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Motion Pictures Academy Announces Scientific and Technical Awards

The Academy of Motion Picture Arts and Sciences has announced nine scientific and technical achievements, represented by 27 individual recipients, to be honored at the annual Scientific and Technical Awards Presentation Feb. 9 at the Beverly Wilshire Hotel in Beverly Hills, Calif.

In addition, Curtis Clark will be receiving the John A. Bonner Award for his service to the motion picture industry.

Achievements that receive Scientific and Technical Awards do not need to have been introduced in 2018. They need only to demonstrate a record of significant value contributed to the process of movie making.

“Each year, the Academy forms a diverse committee made up of nearly 60 experts on the technology of filmmaking tasked with examining the tools that artists use to create films,” said Doug Roble, chair of the Scientific and Technical Awards Committee. “This year, the committee is recognizing nine technologies from around the world.  These extraordinary contributions to the science of filmmaking have elevated our art form to incredible new heights.”

Below are the Scientific and Technical Awards recipients:

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Technical Achievement Awards (Academy Certificates)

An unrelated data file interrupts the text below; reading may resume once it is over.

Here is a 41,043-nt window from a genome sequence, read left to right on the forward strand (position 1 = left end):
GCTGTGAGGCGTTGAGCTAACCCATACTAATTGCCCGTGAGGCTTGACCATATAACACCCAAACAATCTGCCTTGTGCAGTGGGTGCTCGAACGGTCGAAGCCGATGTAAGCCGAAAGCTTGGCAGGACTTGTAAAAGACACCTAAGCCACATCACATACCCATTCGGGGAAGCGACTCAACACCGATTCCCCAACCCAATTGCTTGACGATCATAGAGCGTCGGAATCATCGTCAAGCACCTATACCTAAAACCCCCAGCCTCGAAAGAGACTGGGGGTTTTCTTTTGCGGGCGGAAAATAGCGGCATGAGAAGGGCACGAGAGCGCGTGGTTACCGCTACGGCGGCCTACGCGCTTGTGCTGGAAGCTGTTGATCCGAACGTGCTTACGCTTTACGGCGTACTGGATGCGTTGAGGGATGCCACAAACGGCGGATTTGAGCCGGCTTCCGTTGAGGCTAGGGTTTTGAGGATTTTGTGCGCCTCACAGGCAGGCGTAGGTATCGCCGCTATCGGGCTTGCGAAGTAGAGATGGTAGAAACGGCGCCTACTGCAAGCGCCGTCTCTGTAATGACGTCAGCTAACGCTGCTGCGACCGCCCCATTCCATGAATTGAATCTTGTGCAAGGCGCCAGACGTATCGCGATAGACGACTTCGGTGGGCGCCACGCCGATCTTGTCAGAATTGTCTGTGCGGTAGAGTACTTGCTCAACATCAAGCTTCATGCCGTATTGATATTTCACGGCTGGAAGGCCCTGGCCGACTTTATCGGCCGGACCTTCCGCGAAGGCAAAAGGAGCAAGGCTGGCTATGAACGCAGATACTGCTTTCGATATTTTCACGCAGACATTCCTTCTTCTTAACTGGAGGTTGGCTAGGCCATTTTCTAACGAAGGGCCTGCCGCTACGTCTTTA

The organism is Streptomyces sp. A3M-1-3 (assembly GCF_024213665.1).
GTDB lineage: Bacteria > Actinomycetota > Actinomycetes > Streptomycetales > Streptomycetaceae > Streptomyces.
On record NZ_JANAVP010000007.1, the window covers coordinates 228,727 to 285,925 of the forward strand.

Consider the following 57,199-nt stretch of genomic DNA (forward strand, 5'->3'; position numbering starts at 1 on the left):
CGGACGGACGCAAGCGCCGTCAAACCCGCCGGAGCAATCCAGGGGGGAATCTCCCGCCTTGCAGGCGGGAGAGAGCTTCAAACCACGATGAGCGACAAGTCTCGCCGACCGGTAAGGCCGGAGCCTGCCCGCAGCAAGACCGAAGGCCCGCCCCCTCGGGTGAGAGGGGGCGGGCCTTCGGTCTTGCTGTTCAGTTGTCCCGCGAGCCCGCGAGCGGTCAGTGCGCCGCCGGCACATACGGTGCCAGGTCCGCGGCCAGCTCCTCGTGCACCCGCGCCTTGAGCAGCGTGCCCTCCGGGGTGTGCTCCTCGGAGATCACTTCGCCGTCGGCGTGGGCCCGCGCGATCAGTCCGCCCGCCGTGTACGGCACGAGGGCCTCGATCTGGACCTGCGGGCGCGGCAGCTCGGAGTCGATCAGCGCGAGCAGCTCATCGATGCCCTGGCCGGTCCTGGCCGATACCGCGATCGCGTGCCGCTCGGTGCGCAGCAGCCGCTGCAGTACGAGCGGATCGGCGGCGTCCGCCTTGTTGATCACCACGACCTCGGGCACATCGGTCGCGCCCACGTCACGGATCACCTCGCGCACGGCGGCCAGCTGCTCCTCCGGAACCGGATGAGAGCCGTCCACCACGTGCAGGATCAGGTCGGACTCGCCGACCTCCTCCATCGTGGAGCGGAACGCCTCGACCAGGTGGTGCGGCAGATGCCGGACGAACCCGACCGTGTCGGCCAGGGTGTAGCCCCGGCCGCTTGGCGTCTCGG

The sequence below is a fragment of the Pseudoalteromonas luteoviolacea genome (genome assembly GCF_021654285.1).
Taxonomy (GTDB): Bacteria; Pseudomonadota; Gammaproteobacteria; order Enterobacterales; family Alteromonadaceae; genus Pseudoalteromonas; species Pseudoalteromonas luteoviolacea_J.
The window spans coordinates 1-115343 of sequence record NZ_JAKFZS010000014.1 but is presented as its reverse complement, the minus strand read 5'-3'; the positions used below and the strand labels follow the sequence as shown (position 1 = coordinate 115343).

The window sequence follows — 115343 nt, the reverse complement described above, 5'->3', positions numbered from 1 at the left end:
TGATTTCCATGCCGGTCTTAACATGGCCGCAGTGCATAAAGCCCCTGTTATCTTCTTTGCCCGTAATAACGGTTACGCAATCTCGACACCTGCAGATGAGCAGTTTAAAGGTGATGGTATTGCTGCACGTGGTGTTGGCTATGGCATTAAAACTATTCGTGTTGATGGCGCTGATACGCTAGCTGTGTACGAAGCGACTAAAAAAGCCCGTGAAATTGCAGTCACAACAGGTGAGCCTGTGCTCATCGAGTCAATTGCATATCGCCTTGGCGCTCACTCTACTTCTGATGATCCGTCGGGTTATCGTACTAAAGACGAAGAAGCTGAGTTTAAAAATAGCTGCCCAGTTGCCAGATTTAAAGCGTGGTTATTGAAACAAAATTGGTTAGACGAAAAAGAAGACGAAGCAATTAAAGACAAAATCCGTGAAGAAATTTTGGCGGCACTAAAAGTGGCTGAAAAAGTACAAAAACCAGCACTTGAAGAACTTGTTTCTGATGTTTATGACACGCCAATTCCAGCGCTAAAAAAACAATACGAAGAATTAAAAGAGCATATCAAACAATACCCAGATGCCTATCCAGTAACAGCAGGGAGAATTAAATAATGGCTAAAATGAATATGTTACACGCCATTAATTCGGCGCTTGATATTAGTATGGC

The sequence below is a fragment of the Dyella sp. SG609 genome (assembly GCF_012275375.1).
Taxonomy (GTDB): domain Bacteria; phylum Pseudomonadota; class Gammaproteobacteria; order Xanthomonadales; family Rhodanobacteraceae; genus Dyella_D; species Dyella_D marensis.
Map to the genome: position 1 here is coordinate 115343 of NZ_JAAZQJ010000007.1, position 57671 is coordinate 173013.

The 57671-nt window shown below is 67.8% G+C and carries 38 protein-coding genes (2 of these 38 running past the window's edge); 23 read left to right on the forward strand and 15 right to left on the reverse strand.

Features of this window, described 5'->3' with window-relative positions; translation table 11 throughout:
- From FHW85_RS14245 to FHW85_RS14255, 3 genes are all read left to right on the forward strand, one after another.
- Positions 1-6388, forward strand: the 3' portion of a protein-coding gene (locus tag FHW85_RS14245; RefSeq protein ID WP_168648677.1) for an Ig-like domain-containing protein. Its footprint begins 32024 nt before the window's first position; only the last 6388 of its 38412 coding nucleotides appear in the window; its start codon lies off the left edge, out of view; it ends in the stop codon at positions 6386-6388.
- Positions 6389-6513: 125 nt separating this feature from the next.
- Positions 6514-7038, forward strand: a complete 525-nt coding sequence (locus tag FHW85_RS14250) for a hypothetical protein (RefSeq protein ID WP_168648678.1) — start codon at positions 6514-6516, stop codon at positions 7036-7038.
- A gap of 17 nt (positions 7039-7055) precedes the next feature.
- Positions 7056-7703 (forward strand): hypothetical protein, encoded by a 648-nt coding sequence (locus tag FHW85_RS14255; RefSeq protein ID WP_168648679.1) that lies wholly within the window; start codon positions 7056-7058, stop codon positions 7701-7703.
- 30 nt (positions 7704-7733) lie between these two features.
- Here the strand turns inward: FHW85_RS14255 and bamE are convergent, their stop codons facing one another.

Eric Dachs, Erik Bielefeldt, Craig Wood and Paul McReynolds for the design and development of the PIX System’s novel security mechanism for distributing media.

Per-Anders Edwards for the initial design and development of the MoGraph toolset in Cinema 4D for motion graphics.

Paul Miller for the software design, principal engineering and continued innovation, and to Marco Paolini for the efficient, artist-friendly workflow design of the Silhouette rotoscope and paint system.

Paul Debevec, Tim Hawkins and Wan-Chun Ma for the invention of the Polarized Spherical Gradient Illumination facial appearance capture method, and to Xueming Yu for the design and engineering of the Light Stage X capture system.

Thabo Beeler, Derek Bradley, Bernd Bickel and Markus Gross for the conception, design and engineering of the Medusa Performance Capture System.

Charles Loop for his influential research on the fundamental scientific properties of subdivision surfaces as 3D geometric modeling primitives.

Scientific and Engineering Awards (Academy Plaques) 

David Simons, Daniel Wilk, James Acquavella, Michael Natkin and David Cotter for the design and development of the Adobe After Effects software for motion graphics.

Thomas Knoll and John Knoll for the original architecture, design and development, and to Mark Hamburg for his continued development and engineering of Adobe Photoshop.

Ed Catmull for the original concept, and to Tony DeRose and Jos Stam for their pioneering advancement of the underlying science of subdivision surfaces as 3D geometric modeling primitives.

The 91st Oscars will be held Feb. 24 at the Dolby Theater in Hollywood and will be televised on ABC.

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